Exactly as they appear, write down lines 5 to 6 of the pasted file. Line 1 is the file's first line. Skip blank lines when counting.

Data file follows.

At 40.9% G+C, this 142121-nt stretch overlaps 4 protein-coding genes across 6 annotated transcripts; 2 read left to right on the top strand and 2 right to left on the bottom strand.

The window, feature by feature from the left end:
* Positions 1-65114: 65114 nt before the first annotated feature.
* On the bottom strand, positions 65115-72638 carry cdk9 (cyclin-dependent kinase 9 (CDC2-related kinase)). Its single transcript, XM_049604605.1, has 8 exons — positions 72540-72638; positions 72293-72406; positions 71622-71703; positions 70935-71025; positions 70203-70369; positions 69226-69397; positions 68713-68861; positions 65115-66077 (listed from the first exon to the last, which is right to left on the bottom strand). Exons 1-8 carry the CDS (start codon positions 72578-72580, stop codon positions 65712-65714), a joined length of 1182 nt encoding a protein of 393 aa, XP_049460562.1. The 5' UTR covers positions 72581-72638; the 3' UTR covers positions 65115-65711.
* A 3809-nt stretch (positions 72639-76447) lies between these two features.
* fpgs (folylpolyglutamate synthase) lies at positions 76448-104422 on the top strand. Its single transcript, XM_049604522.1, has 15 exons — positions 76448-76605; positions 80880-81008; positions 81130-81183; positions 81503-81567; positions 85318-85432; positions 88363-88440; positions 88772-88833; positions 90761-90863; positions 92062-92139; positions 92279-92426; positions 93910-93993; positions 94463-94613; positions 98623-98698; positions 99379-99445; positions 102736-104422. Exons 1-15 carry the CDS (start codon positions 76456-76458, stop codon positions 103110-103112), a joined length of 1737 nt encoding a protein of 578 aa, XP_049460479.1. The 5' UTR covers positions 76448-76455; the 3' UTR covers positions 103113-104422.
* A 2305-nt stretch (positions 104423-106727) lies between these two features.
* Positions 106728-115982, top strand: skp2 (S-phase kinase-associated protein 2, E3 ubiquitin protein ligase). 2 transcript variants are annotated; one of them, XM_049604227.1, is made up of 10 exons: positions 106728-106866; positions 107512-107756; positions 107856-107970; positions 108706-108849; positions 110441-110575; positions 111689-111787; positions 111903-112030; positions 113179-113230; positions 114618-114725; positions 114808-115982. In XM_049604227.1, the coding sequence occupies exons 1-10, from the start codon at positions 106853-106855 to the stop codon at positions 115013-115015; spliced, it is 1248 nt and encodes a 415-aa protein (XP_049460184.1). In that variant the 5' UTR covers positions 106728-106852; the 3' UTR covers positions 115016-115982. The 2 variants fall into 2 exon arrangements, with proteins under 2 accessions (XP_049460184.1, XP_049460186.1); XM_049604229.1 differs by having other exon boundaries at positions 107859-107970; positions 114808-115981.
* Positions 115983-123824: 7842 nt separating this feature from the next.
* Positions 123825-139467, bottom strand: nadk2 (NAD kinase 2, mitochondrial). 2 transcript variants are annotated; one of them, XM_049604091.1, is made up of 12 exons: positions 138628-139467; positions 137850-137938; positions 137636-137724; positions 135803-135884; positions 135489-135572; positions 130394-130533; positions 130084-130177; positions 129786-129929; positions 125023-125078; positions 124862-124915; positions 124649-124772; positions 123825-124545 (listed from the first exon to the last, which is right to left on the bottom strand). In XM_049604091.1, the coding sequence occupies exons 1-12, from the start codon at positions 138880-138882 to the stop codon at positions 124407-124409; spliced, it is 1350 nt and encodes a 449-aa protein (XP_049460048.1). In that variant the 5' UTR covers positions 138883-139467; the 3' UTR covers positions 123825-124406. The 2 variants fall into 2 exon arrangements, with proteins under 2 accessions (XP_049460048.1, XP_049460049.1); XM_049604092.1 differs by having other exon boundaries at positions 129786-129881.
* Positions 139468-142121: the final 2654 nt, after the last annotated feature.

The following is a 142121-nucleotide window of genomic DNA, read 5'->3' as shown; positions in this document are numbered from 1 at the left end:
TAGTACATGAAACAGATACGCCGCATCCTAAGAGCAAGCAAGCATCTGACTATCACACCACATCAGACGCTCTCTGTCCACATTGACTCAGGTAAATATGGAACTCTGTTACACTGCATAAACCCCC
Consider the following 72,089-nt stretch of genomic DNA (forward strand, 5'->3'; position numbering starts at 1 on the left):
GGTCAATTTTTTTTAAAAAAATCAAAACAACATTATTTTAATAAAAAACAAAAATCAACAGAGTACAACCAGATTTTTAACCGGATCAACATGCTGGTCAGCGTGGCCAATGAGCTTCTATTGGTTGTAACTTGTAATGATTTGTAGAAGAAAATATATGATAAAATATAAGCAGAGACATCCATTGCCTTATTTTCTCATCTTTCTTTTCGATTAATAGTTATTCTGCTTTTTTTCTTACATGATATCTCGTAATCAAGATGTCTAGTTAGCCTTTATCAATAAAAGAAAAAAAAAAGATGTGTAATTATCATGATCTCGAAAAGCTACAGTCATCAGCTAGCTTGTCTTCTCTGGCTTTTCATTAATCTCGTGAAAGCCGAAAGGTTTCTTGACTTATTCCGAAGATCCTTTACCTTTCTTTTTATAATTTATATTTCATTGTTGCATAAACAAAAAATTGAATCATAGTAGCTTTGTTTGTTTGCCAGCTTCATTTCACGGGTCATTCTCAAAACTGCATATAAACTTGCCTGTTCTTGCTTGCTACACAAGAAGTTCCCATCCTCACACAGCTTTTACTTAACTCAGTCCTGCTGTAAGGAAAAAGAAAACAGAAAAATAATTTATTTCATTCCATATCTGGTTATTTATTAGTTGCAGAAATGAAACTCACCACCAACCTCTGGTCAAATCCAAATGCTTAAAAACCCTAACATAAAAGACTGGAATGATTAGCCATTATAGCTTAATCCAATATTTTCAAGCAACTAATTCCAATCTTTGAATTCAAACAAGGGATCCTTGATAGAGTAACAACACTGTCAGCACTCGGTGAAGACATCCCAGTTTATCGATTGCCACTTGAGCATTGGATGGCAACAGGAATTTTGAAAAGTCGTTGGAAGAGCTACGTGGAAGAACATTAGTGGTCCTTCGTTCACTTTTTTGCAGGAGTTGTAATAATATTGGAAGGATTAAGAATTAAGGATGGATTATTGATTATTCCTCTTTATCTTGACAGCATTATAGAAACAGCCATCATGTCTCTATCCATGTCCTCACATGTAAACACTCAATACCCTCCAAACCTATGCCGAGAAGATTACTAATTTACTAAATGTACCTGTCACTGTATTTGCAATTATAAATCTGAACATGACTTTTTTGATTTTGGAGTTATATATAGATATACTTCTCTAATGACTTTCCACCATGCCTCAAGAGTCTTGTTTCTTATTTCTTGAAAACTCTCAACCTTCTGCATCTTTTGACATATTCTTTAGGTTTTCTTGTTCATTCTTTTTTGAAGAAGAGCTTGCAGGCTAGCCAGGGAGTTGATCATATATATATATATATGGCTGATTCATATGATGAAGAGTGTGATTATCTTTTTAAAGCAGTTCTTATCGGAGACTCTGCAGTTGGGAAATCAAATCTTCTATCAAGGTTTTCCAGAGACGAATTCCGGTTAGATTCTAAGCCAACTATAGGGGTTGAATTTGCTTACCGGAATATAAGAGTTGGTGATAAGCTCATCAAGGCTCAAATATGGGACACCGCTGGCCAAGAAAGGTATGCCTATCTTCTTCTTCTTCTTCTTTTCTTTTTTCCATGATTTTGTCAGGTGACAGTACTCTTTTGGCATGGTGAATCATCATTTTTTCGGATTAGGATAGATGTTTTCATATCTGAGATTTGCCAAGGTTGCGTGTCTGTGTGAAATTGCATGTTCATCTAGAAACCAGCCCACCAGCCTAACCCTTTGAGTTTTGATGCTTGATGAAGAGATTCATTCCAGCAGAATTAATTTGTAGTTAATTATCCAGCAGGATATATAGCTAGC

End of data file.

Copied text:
* A 3809-nt stretch (positions 72639-76447) lies between these two features.
* fpgs (folylpolyglutamate synthase) lies at positions 76448-104422 on the top strand. Its single transcript, XM_049604522.1, has 15 exons — positions 76448-76605; positions 80880-81008; positions 81130-81183; positions 81503-81567; positions 85318-85432; positions 88363-88440; positions 88772-88833; positions 90761-90863; positions 92062-92139; positions 92279-92426; positions 93910-93993; positions 94463-94613; positions 98623-98698; positions 99379-99445; positions 102736-104422. Exons 1-15 carry the CDS (start codon positions 76456-76458, stop codon positions 103110-103112), a joined length of 1737 nt encoding a protein of 578 aa, XP_049460479.1. The 5' UTR covers positions 76448-76455; the 3' UTR covers positions 103113-104422.